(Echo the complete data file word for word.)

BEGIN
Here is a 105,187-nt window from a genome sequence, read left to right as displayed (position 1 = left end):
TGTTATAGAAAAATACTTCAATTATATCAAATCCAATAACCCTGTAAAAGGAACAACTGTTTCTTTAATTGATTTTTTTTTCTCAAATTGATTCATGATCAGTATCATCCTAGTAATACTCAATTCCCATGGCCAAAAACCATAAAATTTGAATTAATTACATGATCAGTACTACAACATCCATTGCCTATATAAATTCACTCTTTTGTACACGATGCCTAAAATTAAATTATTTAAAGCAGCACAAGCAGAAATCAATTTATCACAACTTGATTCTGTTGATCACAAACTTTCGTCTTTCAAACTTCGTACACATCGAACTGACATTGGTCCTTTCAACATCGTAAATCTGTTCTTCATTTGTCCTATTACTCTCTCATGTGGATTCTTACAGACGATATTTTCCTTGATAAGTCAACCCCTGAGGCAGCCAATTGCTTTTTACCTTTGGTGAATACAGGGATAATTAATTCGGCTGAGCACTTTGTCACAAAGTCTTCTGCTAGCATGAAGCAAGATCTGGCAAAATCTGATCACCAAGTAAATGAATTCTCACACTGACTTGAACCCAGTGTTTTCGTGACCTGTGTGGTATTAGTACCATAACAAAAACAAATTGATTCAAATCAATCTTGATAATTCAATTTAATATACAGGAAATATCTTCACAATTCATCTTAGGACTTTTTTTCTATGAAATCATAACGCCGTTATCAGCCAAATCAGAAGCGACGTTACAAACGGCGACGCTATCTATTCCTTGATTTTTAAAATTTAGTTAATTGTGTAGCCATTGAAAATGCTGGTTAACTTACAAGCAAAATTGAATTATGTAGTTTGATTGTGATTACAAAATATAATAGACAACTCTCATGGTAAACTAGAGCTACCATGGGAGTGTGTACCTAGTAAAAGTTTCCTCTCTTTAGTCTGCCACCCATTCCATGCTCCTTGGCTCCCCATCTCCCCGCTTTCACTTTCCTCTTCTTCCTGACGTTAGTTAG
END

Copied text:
Here is a 105,187-nt window from a genome sequence, read left to right as displayed (position 1 = left end):
TGTTATAGAAAAATACTTCAATTATATCAAATCCAATAACCCTGTAAAAGGAACAACTGTTTCTTTAATTGATTTTTTTTTCTCAAATTGATTCATGATCAGTATCATCCTAGTAATACTCAATTCCCATGGCCAAAAACCATAAAATTTGAATTAATTACATGATCAGTACTACAACATCCATTGCCTATATAAATTCACTCTTTTGTACACGATGCCTAAAATTAAATTATTTAAAGCAGCACAAGCAGAAATCAATTTATCACAACTTGATTCTGTTGATCACAAACTTTCGTCTTTCAAACTTCGTACACATCGAACTGACATTGGTCCTTTCAACATCGTAAATCTGTTCTTCATTTGTCCTATTACTCTCTCATGTGGATTCTTACAGACGATATTTTCCTTGATAAGTCAACCCCTGAGGCAGCCAATTGCTTTTTACCTTTGGTGAATACAGGGATAATTAATTCGGCTGAGCACTTTGTCACAAAGTCTTCTGCTAGCATGAAGCAAGATCTGGCAAAATCTGATCACCAAGTAAATGAATTCTCACACTGACTTGAACCCAGTGTTTTCGTGACCTGTGTGGTATTAGTACCATAACAAAAACAAATTGATTCAAATCAATCTTGATAATTCAATTTAATATACAGGAAATATCTTCACAATTCATCTTAGGACTTTTTTTCTATGAAATCATAACGCCGTTATCAGCCAAATCAGAAGCGACGTTACAAACGGCGACGCTATCTATTCCTTGATTTTTAAAATTTAGTTAATTGTGTAGCCATTGAAAATGCTGGTTAACTTACAAGCAAAATTGAATTATGTAGTTTGATTGTGATTACAAAATATAATAGACAACTCTCATGGTAAACTAGAGCTACCATGGGAGTGTGTACCTAGTAAAAGTTTCCTCTCTTTAGTCTGCCACCCATTCCATGCTCCTTGGCTCCCCATCTCCCCGCTTTCACTTTCCTCTTCTTCCTGACGTTAGTTAG